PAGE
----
Gilmore’s emphasis on hand technique and getting off blocks made last year’s prediction come true. Notre Dame jumped from No. 75 in the nation in tackles for loss to No. 54 in just one year, and increased their overall production by 15-percent.

The new defensive line coach has also proven capable of getting the most out of his players. The scouting report on Romeo Okwara was one of a raw athlete with lots of pass rush potential that had been unable to translate that potential to on field production. After three seasons at Notre Dame Okwara had only managed 4.5 career sacks, yet in one season with Gilmore Okwara nearly doubled his career total with eight.

The Bad News

Keith Gilmore will have his work cut out for him this season. The two most likely candidates to fill the weakside defensive end spot vacated by Okwara are junior Andrew Trumbetti and senior Doug Randolph who, combined, have two career sacks. The prospects aren’t much better at Will linebacker, the former home of likely first round NFL Draft selection, Jaylon Smith. Sophomore Te’Von Coney registered 13 tackles his freshman season and Josh Barajas redshirted, offering extremely limited experience at the position.

The x-factor will be the addition of five-star outside linebacker Daelin Hayes, who was listed as the No. 7 outside linebacker in the nation according to Rivals.com. Measuring in at six-feet-four inches and weighing 249 pounds, Hayes has the size to contribute early and has drawn comparisons to NFL star Justin Tuck. And his status as an early enrollee will only accelerate his acclimation to the college game. But questions remain regarding his ability to make an impact as a freshman. Hayes suffered a labrum injury that forced an early end to his senior season in high school, and the Notre Dame coaching staff has yet to determine if his future will be at Will linebacker or weakside defensive end.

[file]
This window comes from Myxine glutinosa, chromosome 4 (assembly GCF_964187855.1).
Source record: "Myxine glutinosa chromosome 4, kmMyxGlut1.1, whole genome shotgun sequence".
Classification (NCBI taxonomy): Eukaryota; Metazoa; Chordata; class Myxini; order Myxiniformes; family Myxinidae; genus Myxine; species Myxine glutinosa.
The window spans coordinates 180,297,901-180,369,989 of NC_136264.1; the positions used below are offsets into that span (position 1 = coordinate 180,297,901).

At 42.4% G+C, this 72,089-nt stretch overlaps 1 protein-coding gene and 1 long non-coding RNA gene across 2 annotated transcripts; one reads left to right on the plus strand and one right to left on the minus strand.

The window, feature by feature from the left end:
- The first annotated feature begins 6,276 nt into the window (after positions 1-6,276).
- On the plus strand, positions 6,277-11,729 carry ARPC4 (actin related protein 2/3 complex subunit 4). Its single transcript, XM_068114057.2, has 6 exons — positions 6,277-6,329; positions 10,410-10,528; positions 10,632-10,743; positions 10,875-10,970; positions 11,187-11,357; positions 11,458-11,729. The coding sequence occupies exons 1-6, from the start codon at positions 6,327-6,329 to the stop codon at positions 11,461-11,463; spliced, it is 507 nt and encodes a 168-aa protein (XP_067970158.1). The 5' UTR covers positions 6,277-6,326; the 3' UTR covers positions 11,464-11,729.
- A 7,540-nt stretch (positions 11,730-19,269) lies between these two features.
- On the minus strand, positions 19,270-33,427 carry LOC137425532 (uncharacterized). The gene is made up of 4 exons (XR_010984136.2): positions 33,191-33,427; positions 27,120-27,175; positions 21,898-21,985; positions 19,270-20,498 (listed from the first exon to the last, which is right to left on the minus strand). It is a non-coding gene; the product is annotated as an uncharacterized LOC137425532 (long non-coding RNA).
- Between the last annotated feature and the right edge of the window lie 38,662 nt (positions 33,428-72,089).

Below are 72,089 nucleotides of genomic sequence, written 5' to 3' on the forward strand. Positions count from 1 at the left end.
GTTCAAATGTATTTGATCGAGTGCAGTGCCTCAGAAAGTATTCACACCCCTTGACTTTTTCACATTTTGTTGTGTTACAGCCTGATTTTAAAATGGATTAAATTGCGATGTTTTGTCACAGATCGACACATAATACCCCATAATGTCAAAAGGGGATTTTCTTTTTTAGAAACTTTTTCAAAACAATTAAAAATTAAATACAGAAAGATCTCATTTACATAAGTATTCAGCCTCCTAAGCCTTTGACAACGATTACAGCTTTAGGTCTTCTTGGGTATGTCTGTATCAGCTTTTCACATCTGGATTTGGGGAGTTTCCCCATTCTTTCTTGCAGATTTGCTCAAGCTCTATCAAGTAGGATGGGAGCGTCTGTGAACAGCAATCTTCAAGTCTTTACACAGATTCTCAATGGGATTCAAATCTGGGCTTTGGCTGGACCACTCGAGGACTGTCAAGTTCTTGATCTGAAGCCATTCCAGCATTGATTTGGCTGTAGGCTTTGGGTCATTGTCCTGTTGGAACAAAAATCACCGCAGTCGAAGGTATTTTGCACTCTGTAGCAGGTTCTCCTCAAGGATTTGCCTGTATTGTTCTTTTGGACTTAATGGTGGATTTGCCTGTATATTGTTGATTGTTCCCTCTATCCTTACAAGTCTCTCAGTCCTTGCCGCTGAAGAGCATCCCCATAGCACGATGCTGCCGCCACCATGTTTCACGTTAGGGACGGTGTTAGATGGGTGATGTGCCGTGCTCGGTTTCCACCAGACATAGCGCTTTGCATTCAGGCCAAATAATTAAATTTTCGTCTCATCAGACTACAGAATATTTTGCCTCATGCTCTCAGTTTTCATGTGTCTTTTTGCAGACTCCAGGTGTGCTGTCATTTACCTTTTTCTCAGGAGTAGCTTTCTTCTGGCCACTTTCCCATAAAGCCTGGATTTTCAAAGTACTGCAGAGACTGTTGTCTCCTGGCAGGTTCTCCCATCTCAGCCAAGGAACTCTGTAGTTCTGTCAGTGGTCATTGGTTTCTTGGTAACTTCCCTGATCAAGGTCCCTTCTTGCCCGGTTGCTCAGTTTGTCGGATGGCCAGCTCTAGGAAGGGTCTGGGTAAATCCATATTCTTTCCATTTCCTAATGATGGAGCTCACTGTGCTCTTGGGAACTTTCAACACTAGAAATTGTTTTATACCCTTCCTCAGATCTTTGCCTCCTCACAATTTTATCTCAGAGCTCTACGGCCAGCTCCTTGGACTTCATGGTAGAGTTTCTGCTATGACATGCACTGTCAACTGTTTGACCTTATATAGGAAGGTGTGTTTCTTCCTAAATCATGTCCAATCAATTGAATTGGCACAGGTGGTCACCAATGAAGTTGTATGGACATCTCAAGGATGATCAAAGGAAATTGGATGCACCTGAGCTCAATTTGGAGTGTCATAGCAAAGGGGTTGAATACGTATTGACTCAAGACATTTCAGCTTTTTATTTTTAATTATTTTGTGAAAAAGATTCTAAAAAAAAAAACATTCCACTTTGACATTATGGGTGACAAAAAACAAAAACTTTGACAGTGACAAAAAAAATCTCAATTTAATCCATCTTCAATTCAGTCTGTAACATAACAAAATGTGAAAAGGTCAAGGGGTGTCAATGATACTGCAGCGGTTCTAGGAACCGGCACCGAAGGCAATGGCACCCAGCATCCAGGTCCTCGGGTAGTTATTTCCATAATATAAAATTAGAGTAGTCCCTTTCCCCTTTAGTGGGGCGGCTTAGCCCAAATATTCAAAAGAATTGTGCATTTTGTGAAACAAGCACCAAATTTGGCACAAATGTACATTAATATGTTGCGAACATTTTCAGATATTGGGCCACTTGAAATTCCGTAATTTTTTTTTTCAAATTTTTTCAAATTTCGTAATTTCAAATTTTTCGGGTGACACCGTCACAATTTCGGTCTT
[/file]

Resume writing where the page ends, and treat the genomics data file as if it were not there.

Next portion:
If it appears the pros are outweighed by the cons it’s because they currently are. Notre Dame has far more questions than answers heading into the spring practice session. And the news has only become worse.

The one silver lining to Notre Dame’s pass rush was its future with Daelin Hayes and the commitment of Robert Beal, a four-star prospect rated as the No. 2 weakside defensive end in the nation for the Class of 2017. The combination of Hayes and Beal would have finally given Notre Dame the pass rushers it has coveted since head coach Brian Kelly’s arrival, which made the news of Robert Beal’s recent decommittment all the more devastating.